Not if you ask the thousands who marched on Washington Thursday in this year’s “March for Marriage” rally. Not if you ask potential 2016 presidential candidates Mike Huckabee and Rick Santorum.
They took on the counter-constitutional idea of judicial supremacy. They defended true marriage.
The Politico reports:
[Mike] Huckabee, the former Arkansas governor and the March for Marriage rally’s final speaker, didn’t dance around his feelings about what he viewed as gross judicial overstep [imposing same-sex “marriage” via judicial fiat].
“Judicial supremacy is a curse upon this great Republic,” he told the crowd at the rally, organized in part by the National Organization for Marriage, calling the Supreme Court rulings the “greatest heresy of our time.”
He went on to argue that the president and Congress were not required to redefine what he deemed natural laws — including marriage — no matter what rulings “nine people in robes” might hand down from the bench.
“The government doesn’t give us our rights,” he said. “The government only has the responsibility to protect the rights God gave us.”
Huckabee also criticized President Barack Obama’s changed stance on gay marriage.
“I agreed with Barack Obama in August 2008,” he said, citing Obama’s “God is in the mix” justification for being unable to support gay marriage at the time. “It’s what you say now I take issue with.”
Former Pennsylvania senator and 2012 presidential candidate Rick Santorum focused on the critical importance of the institution of legitimate marriage:
“Marriage is not just a romantic relationship between two people,” he said. One tenet of marriage, he said, is having and raising children.
Santorum used his speech as a call to action, laying part of the blame for the current social climate at the feet of the [pro-marriage] movement’s failure to define marriage in the face of change.
“We can’t blame those who want to move same-sex marriage,” Santorum said. “We are the ones to blame.”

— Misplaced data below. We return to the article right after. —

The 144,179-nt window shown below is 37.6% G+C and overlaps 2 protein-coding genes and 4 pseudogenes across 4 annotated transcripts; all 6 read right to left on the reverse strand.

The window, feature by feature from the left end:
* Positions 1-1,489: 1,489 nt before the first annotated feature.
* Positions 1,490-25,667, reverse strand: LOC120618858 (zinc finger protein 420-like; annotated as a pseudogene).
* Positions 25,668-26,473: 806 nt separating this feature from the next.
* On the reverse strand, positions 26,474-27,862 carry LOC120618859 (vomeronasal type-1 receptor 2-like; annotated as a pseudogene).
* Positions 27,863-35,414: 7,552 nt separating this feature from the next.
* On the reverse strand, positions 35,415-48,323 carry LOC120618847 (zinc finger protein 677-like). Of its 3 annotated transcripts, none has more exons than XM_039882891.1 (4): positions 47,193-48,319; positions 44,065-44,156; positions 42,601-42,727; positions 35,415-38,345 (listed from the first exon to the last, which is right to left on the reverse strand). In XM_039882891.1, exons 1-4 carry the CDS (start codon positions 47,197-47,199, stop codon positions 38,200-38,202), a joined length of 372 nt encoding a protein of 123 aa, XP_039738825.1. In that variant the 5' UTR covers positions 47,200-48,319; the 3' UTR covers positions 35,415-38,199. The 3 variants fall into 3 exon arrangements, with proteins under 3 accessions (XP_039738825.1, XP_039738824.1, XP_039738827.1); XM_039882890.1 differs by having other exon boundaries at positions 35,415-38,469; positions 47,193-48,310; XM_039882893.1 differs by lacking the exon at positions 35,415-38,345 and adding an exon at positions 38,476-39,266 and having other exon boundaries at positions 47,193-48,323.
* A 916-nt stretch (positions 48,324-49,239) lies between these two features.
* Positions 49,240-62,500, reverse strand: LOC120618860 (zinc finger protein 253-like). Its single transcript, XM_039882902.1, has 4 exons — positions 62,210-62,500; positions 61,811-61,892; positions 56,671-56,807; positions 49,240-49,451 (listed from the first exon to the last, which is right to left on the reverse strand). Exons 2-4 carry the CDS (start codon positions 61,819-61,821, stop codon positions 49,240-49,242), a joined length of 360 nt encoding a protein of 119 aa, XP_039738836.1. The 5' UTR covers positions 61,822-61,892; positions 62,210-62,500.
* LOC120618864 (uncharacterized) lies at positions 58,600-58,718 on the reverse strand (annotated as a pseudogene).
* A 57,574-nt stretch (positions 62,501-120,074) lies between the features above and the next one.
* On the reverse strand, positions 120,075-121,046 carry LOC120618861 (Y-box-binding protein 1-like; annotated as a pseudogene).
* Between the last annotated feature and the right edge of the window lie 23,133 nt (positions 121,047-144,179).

Rep. Tim Huelskamp (R-Kan.), like Huckabee, blasted the idea that “unelected judges” could define marriage. Huelskamp is known for introducing a constitutional amendment that would ban same-sex marriage.
“We know the truth will win in the end,” Huelskamp said. “It’s what stands between us and the victory at the end.”
He ended his remarks by calling upon the men in the crowd to recommit themselves to their wives and children.
Other speakers included federal and state legislators and candidates, religious leaders and representatives from organizations like The Heritage Foundation. The speakers didn’t ignore the political implications of the number of anti-same-sex marriage Hispanic groups.
“I’m seeing a whole lot of minorities stand up for marriage,” Tamara Scott of The Family Leader said, warning political parties to pay attention.
Just after 1 p.m., the marchers made their way to the Supreme Court. …
Here’s what marriage is: The God-ordained, lifelong, covenantal union between man and wife, designed to provide men, women and children optimal stability and overall well-being. Marriage is that biologically, spiritually and morally centered institution calculated to ensure responsible procreation and perpetuate the human race. Marriage – real marriage – represents the fundamental cornerstone of any healthy society (any society that hopes to survive, at least).
Here’s what marriage is not: Anything else.
In short, marriage is what it is.
It was refreshing to see these transcendent truths hammered home in our Nation’s capital Thursday. This was a clarion call.
America, let’s answer it.
Matt Barber is founder and editor-in chief of BarbWire.com. He is an author, columnist, cultural analyst and an attorney concentrating in constitutional law. Having retired as an undefeated heavyweight professional boxer, Matt has taken his fight from the ring to the culture war. (Follow Matt on Twitter: @jmattbarber).